The air over hydraulic service brake was tested by depressing the pedal in the operator's compartment. The operator could modulate the braking force using this pedal. The pedal provided air to a master cylinder that converted the air pressure to hydraulic pressure. This hydraulic pressure then activated wet disk brakes in the front and rear axles.
The time it took to charge the air reservoir tanks for full operation of the service brake system was timed. It took approximately 68 seconds to charge the tanks from 0 psi to a full charge of 95 psi. At this pressure the air compressor automatically shut down. The service brake system was checked for air leaks. No air leaks were heard with the system fully charged and no leaks were heard when the front or rear service brake pedals were applied and held in.
The service brake system is equipped with an over stroke indicator that warns the operator of low service brake oil or air in the hydraulic portion of the service brake system. The indicator and warning lights were checked and operated as designed.
A service brake tram through test, specified in the locomotive's maintenance manual "Check Service Brake System" section was performed. The first set of tram through tests were performed with the partially discharged batteries installed in the locomotive at the time of the accident. The machine trammed through the brake during five of the seven tests. However, the locomotive did not start to tram through the brake until the tram lever was moved � to 3/4 of the way to its maximum position. The test was also performed four times with fully charged batteries. In these tests, the locomotive did not tram through the brake even at the full tram position.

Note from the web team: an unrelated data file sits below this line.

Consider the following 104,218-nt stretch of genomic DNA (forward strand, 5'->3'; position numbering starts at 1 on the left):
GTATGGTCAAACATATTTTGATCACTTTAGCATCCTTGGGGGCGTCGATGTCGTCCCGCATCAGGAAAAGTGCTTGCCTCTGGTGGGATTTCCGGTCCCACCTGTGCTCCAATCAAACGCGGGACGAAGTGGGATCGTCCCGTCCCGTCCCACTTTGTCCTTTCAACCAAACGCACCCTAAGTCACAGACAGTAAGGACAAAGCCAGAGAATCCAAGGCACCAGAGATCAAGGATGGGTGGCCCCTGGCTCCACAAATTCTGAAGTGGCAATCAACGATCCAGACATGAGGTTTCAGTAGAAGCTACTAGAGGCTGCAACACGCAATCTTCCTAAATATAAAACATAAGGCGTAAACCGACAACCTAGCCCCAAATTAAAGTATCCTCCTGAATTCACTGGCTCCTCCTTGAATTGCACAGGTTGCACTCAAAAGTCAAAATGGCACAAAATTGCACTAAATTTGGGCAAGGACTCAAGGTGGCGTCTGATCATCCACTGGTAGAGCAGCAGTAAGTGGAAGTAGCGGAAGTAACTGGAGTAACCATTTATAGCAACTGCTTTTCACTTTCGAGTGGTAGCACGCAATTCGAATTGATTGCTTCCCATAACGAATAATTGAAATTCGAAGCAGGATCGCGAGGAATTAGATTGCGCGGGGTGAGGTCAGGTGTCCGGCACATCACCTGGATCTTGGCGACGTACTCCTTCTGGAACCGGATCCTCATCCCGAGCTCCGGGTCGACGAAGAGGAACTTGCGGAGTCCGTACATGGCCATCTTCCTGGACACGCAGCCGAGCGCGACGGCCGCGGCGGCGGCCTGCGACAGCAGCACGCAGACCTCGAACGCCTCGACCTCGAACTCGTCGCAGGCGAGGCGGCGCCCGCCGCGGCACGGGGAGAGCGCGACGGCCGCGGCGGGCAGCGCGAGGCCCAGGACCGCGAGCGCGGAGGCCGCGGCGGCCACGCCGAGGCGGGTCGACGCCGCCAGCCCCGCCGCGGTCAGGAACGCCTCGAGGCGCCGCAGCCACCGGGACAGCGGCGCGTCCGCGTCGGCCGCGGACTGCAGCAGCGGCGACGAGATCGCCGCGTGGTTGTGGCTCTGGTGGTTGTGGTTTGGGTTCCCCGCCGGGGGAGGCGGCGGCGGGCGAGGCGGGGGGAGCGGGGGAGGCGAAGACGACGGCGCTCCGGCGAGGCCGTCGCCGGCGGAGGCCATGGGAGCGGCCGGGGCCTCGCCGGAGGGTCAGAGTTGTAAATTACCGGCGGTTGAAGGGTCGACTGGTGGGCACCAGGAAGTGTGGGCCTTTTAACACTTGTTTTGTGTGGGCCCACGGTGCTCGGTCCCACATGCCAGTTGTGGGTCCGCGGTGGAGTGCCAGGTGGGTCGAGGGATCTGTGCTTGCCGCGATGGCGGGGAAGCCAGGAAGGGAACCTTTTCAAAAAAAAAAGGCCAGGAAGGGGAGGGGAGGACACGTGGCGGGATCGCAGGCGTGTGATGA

The third braking system on the machine is an emergency/park brake system. This system consists of a button in each of the operator's compartments that when pulled out actuates brakes mounted on the drive shaft of each axle. The button is pushed in to release the brakes. The emergency/park brakes are spring applied and air pressure released.
The emergency/park brake button was found in the "out" or brake apply position at the accident site. Since this control automatically goes to the brake apply position when the air pressure falls below its preset pressure (70 psi design, 42 psi actual) and since the locomotive was found with no air pressure in the system at the time of the investigation, it cannot be conclusively determined whether the operator applied the emergency/park brake or if the control set automatically as the system lost pressure, from possible small air leaks after the accident.